John Nichols, 60, park manager and harbor master for Umatilla Marina and RV Park is proud the 53 acres he maintains especially the now weed-free swimming area.
Nichols is in charge of the park located along the south bank of the Columbia River near the Oregon-Washington I-82 bridge, and he's seems anxious for folks to utilize the facility.
"I want to get the people of the community back here using the beach," he said. "We have a nice little park."
Nichols began watching over the park and marina last fall.
He is assisted by part-time employee Ray Casteel. The two have kept the facility, owned by the Corps of Engineers and maintained by the Port of Umatilla, in ship-shape condition.
They even tore into the weeds growing along the beach of the swimming area.
Nichols, Casteel, and Mike Wister from Green Thumb Landscaping in Pendleton, plowed under sand burrs and puncture vines growing along the sandy bank of the inlet.
"We took it upon ourselves to take the beach back," said Nichols, a retired U.S. Navy chief. "We also went down there with hoes and rakes. We cleaned it up pretty good. Now it's nothing but sand. I'm very happy with it."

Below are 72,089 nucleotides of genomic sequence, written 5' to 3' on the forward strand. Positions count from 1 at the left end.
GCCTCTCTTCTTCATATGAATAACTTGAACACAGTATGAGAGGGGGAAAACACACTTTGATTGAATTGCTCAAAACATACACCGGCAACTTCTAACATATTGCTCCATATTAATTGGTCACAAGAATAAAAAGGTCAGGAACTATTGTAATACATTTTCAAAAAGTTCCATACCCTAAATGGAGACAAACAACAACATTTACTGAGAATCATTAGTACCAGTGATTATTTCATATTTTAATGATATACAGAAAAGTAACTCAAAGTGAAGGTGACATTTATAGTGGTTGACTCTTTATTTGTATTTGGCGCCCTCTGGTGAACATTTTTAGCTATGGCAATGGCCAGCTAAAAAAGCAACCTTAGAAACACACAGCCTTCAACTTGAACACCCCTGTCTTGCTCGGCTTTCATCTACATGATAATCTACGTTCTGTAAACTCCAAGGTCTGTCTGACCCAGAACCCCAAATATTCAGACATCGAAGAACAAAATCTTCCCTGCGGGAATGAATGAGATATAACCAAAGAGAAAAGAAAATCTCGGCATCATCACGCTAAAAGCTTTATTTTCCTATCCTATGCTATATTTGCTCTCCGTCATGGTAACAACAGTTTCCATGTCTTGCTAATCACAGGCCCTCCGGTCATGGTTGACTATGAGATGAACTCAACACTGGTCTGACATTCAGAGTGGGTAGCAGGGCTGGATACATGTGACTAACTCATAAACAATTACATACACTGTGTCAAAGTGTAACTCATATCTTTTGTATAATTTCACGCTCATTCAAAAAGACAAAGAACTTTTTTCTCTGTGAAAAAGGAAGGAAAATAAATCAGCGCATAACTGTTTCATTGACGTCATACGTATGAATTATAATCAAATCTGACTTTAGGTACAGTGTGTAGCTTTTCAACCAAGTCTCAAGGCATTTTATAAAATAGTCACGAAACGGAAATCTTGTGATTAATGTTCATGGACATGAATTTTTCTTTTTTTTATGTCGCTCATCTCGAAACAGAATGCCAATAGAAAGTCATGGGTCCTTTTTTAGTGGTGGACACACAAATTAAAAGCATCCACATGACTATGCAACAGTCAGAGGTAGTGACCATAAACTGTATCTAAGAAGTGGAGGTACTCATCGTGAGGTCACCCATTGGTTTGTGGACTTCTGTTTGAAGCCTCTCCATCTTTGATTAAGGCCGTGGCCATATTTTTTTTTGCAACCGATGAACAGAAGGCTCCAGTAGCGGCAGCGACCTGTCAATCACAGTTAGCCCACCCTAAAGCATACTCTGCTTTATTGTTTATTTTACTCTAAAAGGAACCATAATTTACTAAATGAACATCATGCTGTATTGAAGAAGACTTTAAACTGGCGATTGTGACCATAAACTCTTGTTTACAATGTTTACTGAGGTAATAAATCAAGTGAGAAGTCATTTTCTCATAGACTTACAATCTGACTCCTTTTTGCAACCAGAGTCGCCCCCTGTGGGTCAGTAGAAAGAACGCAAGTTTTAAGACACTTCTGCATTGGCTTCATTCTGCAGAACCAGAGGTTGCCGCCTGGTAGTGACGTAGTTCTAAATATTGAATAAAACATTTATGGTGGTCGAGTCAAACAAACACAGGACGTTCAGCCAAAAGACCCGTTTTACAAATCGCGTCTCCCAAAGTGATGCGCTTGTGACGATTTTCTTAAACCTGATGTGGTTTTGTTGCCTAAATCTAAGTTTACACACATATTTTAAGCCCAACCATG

He says the park sees a lot of activity with boats coming and going at the marina docks, and folks utilizing the RV park during the spring, summer and fall months, but the park itself does not see much traffic.
The park has 150 marina slips, 26 RV spots, a hand full of tent spots, and three large restroom facilities (down for winter maintenance), and a couple of horse shoe pits.
"People can come down and pitch horse shoes and picnic," he said.
Nichols has a soft spot in his heart for his park from earlier years when his family spent many hours on the beach.
"When we first moved here in '76, my wife, Ruth, and I had a whole bunch of foster kids," he said. "Ruth and the kids would come down with their swim suits and a picnic. I'd come down after work."
Nichols wears many hats in his job with the marina. He serves as grounds keeper, plumber, concrete pourer, carpenter, and public relations person. He calls his job a "never ending fix-it" position.
"I'm a jack-of-all-trades and master of none," Nichols said.
The park's well-used marina boasts 36 new, covered slips.
"We have gas, diesel and bagged ice," Nichols said.
Two major walleye tournaments and one bass tournament are held at the facility.
"Plus, we support Boardman's walleye tournament and other events," he said.
Ray Casteel mows the lawns Monday and Tuesdays.
"He is my weekend relief on Wednesdays and Thursdays," Nichols said. "Someone has to be here 24 hours a day, seven days a week. That's the restricting part of the job that takes some getting used to."